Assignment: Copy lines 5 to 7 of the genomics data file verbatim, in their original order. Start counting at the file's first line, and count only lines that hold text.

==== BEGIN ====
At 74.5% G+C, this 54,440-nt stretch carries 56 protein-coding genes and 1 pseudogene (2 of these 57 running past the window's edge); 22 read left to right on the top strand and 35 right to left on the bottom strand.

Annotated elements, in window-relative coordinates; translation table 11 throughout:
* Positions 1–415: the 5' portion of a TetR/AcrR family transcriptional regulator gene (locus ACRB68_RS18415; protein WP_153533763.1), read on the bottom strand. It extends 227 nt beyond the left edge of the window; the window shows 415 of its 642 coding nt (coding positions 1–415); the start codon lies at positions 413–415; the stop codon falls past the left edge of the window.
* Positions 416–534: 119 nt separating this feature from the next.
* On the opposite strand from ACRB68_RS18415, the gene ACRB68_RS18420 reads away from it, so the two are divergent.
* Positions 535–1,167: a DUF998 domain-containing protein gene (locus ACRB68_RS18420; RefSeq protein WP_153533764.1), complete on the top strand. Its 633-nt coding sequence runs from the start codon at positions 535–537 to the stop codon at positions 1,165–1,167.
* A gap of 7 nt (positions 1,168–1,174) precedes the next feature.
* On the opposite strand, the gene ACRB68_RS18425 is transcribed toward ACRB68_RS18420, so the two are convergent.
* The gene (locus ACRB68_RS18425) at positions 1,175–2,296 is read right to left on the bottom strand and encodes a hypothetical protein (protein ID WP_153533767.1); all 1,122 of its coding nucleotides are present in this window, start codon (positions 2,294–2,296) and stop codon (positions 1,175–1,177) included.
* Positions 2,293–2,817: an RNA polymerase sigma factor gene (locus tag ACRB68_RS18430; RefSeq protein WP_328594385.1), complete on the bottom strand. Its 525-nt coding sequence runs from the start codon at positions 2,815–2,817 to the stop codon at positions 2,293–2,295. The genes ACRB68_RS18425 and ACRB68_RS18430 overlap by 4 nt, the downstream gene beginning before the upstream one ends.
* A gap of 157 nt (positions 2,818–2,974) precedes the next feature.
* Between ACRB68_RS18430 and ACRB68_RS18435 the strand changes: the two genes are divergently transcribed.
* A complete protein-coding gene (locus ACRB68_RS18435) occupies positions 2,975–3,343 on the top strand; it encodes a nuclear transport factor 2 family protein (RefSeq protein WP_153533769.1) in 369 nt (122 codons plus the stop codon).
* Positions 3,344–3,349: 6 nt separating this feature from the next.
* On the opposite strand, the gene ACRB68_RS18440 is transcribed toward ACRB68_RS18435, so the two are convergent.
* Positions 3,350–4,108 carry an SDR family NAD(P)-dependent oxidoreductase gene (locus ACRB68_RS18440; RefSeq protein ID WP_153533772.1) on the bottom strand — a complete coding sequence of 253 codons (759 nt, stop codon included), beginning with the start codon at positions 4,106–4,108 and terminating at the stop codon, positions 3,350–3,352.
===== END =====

* On the opposite strand from ACRB68_RS18415, the gene ACRB68_RS18420 reads away from it, so the two are divergent.
* Positions 535–1,167: a DUF998 domain-containing protein gene (locus ACRB68_RS18420; RefSeq protein WP_153533764.1), complete on the top strand. Its 633-nt coding sequence runs from the start codon at positions 535–537 to the stop codon at positions 1,165–1,167.
* A gap of 7 nt (positions 1,168–1,174) precedes the next feature.